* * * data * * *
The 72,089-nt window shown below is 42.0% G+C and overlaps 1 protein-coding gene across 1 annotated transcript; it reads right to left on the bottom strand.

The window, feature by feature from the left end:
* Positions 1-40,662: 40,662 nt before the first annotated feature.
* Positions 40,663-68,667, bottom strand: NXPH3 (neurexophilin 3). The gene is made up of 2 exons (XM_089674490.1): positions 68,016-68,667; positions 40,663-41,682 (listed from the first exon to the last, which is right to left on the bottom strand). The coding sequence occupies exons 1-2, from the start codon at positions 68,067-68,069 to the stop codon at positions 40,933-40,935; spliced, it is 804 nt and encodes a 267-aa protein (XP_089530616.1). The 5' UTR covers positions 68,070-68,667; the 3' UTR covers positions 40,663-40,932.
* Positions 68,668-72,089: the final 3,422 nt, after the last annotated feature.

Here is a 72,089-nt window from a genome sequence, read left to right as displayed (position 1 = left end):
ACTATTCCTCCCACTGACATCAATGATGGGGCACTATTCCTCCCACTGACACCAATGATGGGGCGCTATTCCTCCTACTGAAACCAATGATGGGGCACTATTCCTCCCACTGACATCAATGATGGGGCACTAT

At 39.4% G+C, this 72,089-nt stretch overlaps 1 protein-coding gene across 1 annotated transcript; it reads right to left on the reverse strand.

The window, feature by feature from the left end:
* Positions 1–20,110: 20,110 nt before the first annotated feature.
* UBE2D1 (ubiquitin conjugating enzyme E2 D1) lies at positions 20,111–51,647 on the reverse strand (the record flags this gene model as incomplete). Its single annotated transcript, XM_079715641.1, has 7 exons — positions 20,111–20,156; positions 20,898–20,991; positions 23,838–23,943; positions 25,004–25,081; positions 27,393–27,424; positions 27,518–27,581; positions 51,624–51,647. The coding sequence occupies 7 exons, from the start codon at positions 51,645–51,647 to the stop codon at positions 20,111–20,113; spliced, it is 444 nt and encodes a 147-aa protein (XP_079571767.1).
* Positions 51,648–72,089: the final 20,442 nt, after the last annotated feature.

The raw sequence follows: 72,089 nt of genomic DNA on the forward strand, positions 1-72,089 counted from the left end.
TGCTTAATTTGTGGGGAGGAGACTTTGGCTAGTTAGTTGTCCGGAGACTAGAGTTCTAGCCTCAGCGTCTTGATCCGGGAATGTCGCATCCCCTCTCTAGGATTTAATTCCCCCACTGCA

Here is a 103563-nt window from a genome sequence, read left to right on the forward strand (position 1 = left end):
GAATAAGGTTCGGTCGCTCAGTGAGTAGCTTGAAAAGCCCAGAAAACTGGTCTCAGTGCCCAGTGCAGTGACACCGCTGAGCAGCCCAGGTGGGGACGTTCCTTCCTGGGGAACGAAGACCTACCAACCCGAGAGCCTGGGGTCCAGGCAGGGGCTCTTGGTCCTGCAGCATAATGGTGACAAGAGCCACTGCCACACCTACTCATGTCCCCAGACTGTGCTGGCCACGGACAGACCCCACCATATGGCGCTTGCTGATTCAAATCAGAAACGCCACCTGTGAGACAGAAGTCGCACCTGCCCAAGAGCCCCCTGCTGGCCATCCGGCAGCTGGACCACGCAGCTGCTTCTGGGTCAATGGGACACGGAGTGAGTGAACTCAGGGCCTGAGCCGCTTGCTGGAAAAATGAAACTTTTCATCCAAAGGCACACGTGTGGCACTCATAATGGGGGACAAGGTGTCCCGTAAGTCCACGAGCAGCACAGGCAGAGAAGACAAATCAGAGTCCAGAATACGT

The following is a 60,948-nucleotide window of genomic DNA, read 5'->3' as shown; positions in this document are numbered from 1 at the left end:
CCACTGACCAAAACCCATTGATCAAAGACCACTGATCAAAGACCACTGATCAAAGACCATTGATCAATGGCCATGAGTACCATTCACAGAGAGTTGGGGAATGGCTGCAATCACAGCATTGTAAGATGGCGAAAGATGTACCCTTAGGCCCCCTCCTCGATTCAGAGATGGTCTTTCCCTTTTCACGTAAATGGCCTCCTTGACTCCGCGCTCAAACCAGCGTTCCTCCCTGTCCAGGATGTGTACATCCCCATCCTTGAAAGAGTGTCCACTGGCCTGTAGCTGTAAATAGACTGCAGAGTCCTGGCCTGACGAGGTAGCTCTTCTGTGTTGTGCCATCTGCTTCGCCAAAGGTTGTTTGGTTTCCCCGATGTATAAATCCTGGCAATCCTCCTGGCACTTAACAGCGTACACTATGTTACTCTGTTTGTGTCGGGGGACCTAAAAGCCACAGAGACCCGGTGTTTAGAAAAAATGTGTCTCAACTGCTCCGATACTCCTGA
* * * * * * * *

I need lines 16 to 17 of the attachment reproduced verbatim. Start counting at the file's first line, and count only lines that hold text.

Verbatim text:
GAATAAGGTTCGGTCGCTCAGTGAGTAGCTTGAAAAGCCCAGAAAACTGGTCTCAGTGCCCAGTGCAGTGACACCGCTGAGCAGCCCAGGTGGGGACGTTCCTTCCTGGGGAACGAAGACCTACCAACCCGAGAGCCTGGGGTCCAGGCAGGGGCTCTTGGTCCTGCAGCATAATGGTGACAAGAGCCACTGCCACACCTACTCATGTCCCCAGACTGTGCTGGCCACGGACAGACCCCACCATATGGCGCTTGCTGATTCAAATCAGAAACGCCACCTGTGAGACAGAAGTCGCACCTGCCCAAGAGCCCCCTGCTGGCCATCCGGCAGCTGGACCACGCAGCTGCTTCTGGGTCAATGGGACACGGAGTGAGTGAACTCAGGGCCTGAGCCGCTTGCTGGAAAAATGAAACTTTTCATCCAAAGGCACACGTGTGGCACTCATAATGGGGGACAAGGTGTCCCGTAAGTCCACGAGCAGCACAGGCAGAGAAGACAAATCAGAGTCCAGAATACGT

The following is a 60,948-nucleotide window of genomic DNA, read 5'->3' as shown; positions in this document are numbered from 1 at the left end: